E. Belfort Bax December 1910
Source: New Age, 22 December 1910, p. 188-189;
Transcribed: by Ted Crawford.
Sir, – The able and interesting article of Mr. Randall on the “Kreutzer Sonatta” and Tolstoy generally, hardly, I think, goes to the core of the problem of ethics or morality (there is no philological ground, I take it, for drawing any distinction between the Greek and the Latin derivative contained in the question of sexual asceticism. The question is – does the sexual act, apart from its result in offspring, come within the sphere of morals at all? This is more important than as to whether Tolstoy was personally sincere or insincere in his “walk and conversation.” I have always strongly insisted, for my own part, that the whole sexual side of life as distinguished from any consequences as regards offspring, is, like eating and drinking and other physiological functions, purely private and “self-regarding,” and hence occupies, considered per se, neutral ground, outside the judgments of ethics and their categories. For this reason chastity and its opposite do not seem to be in themselves matters for either praise or blame. Supposing Tolstoy had succeeded in living up to his ascetic principles. Cui bono? He would doubtless have expected people to admire him and, like “Little Jack Horner” of nursery fame, would have said, “See what a brave boy am I!”
But in what respect, I ask, would he have been more morally admirable in his pose than the circus artiste who has succeeded in achieving some difficult and straining feat of balance in his? Only in the metaphysical assumptions, I fancy, of what I have elsewhere termed the “Ethics of Introspection,” which postulate an absolute value in actions as such, and direct and more or less arbitrary relations between the individual soul and some divinity outside itself. Rationalistic social ethics are the antithesis of all this. These latter insist that all conduct must have a necessary and direct social bearing for good or for ill, before it can be admitted within the pale of ethical judgment with its categories of good and evil, praise and blame.
[This does not say, it may be remarked, that actions may not be amenable to an ęsthetic judgment even where they are outside the legitimate sphere of moral judgment.]
Applying this to the question under consideration, I contend that there is no greater moral virtue, per se, in chastity than in its opposite. This question of sexual indulgence is purely private, physiological and extra-moral. Every individual ought to judge for himself how much chastity is good for him and how much negation thereof is good, just as he ought to judge how much whiskey is good for him and how much unadulterated London water or Cadbury’s cocoa. For, on the same grounds, I object to the preaching of Teetotalism as a moral virtue – which it is not – although I admit that there is a difference here, since the drunkard places himself within the sphere of moral judgment owing to the fact that in his drunkenness he may easily become a direct social nuisance, or even a social danger, such as the sexually over-indulgent man will not. Personally, I do not as a rule appreciate either the chaste man or the erotic man. Historically speaking, the worst monsters have been reputed chaste – the Torquemadas, the Calvins, the Robespierres. The man of both extremes I find, as such, unpleasant. Similarly, while as we all agree, the drunkard is insufferable, yet the Teetotaler is also not agreeable company unless possessed of intellectual qualities which make one forget his Teetotalism. While a commonplace person who can take his “whack” of liquor is endurable for a time at least, who can abide the commonplace teetotaler for even half-an-hour ?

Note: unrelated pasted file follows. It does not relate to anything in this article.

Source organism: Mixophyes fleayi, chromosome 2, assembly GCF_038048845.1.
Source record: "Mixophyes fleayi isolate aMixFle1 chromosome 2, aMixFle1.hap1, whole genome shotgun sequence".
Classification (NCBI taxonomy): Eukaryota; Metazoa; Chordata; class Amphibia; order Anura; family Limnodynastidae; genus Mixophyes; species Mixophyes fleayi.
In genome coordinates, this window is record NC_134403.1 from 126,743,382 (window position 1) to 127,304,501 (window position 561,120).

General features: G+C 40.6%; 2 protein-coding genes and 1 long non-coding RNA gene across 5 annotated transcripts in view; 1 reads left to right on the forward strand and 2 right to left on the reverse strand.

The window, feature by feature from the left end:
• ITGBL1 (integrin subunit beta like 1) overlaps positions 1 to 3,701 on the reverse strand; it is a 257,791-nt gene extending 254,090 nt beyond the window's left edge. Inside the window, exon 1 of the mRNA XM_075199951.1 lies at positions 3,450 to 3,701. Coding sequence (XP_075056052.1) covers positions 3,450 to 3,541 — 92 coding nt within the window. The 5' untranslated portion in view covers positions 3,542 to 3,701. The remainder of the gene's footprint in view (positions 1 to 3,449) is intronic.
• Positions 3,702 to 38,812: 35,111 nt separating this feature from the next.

We come now to the question of “self-discipline.” To my thinking rational “self discipline” is shown far more in indulgence within the limits of the physiological juste milieu of the appetites, which each individual must find out for himself, than in renunciation. But granting the desirability of “self-discipline” in the conventional sense, by which I understand the making oneself uncomfortable, why, I ask, should human beings be always called upon by introspective moralists to make themselves just sexually uncomfortable? Why may they not vary the “self-discipline"? There are other ways of making oneself uncomfortable besides this from boredom onwards. For example, reading S. Verdad’s diatribes against all that makes for progress and glorifications of himself, standing on one leg at the corner of Chancery Lane for half-an-hour, crossing the Channel on a rough day below decks (for at least many of us). All these things surely could also serve for “self-discipline.'’
E. BELFORT BAX